Sixteen-year-old Loveline Bédard, who was born with a brain tumour, moved to Montreal from her native Haiti at age 5.
The treatment she received here to shrink the tumour included high doses of a corticosteroid, which, among other things, caused fluid retention and insomnia, and made her constantly hungry. And no matter how much she ate, she didn’t feel full.
“Every night, I would wake up and eat a plate of fruit and a plate of cookies that my mother prepared for me. I ate everything. I ate a lot at night. During the day, I ate huge portions,” Bédard said.
By the time she was 6 years old, she had experienced such a rapid weight gain that she had trouble walking.
Whether as a result of a medical condition or just the consequences of calorie-rich diets combined with reduced physical activity, obesity rates among young people are rising around the world and across all socioeconomic groups.
The most recent Canadian Health Measures Survey, using data from 2009-2011, found that 31.5 per cent of children age 5 to 17 are overweight (19.8 per cent) or obese (11.7 per cent).
It’s a phenomenon that Dr. Ana Sant’Anna, a pediatric gastroenterologist at the Montreal Children’s Hospital, has observed while doing her rounds — more and more of her young patients are overweight.
In 2012, in an effort to better understand the extent of the phenomenon, Sant’Anna conducted a study on 277 patients in the Children’s clinical and surgical wards, ranging in age from one month to 17 years.
Sant’Anna, a specialist in nutrition, was shocked by the results: 13 per cent of patients were underweight, and 21.2 per cent — more than one in five — were overweight. That 21.2 per cent could be divided into overweight (12.6 per cent), obese (6.1 per cent) and severely obese (2.5 per cent).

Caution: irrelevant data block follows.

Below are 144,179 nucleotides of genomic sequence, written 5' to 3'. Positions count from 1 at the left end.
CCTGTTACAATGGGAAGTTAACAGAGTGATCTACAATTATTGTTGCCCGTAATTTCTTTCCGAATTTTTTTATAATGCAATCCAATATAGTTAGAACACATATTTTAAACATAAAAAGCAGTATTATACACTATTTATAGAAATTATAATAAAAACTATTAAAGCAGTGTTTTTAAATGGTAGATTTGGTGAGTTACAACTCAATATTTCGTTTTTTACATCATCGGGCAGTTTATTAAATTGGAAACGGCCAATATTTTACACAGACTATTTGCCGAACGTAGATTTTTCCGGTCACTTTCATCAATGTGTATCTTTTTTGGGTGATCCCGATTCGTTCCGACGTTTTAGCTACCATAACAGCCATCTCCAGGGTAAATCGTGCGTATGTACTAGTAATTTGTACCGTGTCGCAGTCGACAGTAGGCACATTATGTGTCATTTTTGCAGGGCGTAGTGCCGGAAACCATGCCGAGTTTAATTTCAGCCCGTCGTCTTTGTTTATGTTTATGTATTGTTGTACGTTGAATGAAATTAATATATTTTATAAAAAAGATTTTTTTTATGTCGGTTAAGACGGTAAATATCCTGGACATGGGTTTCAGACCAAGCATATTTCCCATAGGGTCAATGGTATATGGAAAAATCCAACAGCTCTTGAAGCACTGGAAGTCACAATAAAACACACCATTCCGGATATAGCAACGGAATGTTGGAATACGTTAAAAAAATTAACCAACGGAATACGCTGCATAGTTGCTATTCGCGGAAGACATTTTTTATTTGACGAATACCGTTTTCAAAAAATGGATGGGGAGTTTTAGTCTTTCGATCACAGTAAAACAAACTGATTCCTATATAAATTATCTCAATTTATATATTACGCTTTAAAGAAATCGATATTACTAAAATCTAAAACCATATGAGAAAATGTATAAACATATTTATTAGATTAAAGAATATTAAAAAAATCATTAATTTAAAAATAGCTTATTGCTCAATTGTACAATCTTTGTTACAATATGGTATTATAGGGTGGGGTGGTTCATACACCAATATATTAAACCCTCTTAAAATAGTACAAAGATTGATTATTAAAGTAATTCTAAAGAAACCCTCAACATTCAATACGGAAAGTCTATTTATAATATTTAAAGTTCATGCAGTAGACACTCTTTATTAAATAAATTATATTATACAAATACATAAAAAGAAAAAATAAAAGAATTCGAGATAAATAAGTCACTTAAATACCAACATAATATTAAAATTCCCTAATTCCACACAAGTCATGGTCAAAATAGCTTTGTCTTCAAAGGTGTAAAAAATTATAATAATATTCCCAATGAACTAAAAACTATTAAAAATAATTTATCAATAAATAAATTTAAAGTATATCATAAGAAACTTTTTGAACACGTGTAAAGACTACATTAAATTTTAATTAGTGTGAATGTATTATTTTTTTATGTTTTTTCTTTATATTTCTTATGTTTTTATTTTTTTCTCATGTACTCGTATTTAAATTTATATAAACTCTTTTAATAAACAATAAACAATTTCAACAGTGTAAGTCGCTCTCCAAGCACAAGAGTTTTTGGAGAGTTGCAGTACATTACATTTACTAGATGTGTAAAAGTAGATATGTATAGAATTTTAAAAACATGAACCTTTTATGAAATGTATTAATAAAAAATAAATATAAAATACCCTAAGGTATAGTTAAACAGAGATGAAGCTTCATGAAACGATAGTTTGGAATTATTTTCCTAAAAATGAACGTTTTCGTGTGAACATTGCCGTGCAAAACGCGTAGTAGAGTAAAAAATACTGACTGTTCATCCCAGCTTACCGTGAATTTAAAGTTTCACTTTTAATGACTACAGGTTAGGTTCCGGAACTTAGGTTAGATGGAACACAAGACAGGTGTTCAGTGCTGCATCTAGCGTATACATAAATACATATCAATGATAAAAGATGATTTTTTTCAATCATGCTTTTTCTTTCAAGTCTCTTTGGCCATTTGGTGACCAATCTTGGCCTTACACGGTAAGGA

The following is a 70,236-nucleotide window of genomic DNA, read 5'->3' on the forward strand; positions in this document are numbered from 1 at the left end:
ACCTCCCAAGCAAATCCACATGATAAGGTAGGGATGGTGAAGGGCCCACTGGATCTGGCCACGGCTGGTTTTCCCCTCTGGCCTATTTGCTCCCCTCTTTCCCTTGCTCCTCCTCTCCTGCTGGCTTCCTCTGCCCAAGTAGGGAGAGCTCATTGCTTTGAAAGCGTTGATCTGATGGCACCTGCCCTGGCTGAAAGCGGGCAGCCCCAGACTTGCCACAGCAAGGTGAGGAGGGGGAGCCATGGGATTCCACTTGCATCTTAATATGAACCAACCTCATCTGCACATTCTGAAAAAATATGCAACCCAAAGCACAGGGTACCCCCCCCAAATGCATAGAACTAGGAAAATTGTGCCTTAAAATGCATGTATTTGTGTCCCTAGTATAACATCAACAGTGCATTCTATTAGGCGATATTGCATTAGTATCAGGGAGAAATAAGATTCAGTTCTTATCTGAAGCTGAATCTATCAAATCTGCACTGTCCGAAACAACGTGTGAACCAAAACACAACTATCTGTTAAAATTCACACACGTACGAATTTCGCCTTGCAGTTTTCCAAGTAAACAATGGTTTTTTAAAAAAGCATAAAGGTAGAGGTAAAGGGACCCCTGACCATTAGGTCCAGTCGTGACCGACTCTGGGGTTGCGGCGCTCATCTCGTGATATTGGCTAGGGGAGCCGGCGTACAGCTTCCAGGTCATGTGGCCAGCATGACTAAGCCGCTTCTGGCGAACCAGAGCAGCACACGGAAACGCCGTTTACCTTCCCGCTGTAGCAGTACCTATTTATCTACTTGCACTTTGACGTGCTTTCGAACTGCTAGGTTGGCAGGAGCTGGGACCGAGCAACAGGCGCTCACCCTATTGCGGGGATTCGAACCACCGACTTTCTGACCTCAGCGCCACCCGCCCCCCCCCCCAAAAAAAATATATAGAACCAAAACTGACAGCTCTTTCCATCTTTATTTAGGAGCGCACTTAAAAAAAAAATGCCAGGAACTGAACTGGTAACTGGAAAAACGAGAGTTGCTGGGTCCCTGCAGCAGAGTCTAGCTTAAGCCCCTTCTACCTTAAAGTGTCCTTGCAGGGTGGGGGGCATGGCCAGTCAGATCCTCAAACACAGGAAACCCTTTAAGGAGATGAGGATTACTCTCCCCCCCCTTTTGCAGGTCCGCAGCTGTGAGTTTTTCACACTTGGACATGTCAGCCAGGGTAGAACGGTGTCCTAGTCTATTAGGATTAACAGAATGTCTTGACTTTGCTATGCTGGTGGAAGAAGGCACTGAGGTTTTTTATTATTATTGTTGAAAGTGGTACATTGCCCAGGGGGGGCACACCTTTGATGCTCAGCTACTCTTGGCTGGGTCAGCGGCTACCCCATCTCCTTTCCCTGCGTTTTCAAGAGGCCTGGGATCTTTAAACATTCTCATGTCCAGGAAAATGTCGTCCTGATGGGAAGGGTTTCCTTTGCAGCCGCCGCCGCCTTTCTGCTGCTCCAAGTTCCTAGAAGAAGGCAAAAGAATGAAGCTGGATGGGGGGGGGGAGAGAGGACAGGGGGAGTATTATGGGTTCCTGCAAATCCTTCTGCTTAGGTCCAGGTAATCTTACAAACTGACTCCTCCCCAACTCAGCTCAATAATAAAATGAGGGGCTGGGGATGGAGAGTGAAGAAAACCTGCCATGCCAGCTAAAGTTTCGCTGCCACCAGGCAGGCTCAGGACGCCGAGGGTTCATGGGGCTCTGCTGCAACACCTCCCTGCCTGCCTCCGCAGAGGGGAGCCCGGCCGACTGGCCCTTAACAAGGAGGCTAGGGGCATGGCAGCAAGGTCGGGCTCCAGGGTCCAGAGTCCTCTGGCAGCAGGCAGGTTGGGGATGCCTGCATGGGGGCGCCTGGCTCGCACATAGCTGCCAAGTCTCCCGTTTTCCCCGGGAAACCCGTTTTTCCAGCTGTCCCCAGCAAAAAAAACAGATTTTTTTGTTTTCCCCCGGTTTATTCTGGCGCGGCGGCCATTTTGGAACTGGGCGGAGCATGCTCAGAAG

For years, health care professionals have warned us about the empty calories in processed foods and the consequences of a sedentary lifestyle. Never before has there been such an abundance of food choices — yet many of us eat processed foods that contained little of the nutrients and minerals required to healthily fuel our bodies. And processed foods are rife with sugar, salt and fat.
The result is a twisted paradox: We are overweight and undernourished.
Cooking is a bit of a lost art but it needs to come back because I think we eat a lot healthier when we prepare our own food.
Dr. Laurent Legault, a pediatric endocrinologist at the Montreal Children’s, put the situation in a historical context. “Our metabolisms have been hardwired to sustain famine,” he explained in an email. “We are witnessing in the last 30 years a shift (whereby) food is abundant. Fatty and sweet foods are available at affordable prices and in large quantities.”
And, Legault cautioned, if you think someone who is plump during childhood will simply outgrow it, think again. “If a child is obese during their teens, the risk of carrying that extra weight as an adult is at least 75 per cent.”
Dr. Mélanie Henderson, pediatric endocrinologist at Montreal’s Ste-Justine Hospital, points to certain problematic trends that contribute to packing on the pounds. She cited the U.S. documentary Super Size Me, which highlighted the “super-size” portions at the McDonald’s fast-food chain.
“We need to go back to moderation,” Henderson said. “We have a lot of processed foods. … Cooking is a bit of a lost art but it needs to come back because I think we eat a lot healthier when we prepare our own food.
“I think we’re just now beginning to understand the complexity of all the factors that come into play,” Henderson added. “Children are not meeting current guidelines for physical activity, and are engaging more and more in sedentary behaviours such as TV and video games.
“There’s more evidence that sleep is an important risk factor. We know today that kids sleep an hour less than they did 20 years ago. So there are a lot of factors but most of them are interconnected.”
And the earlier children become obese, the longer they accumulate the condition’s detrimental effects, Henderson said. There is some evidence to say that obese children today will not outlive their parents’ life expectancy.
Ramifications previously observed in overweight adults are now manifesting in younger people: dyslipidemia or abnormal cholesterol, joint problems, pre-diabetes, hypertension, type 2 diabetes, insulin resistance, cardiovascular disease, and certain hepatic complications or fatty liver complications. Fat deposits in the liver cause inflammation that can devolve to cirrhosis if not addressed.
One of the driving forces in the battle against childhood obesity in Quebec is the Ste-Justine Hospital’s Centre d’Intervention en prévention et en Réadaptation CardiovascUlaIres pour Toute la famille, or Centre CIRCUIT.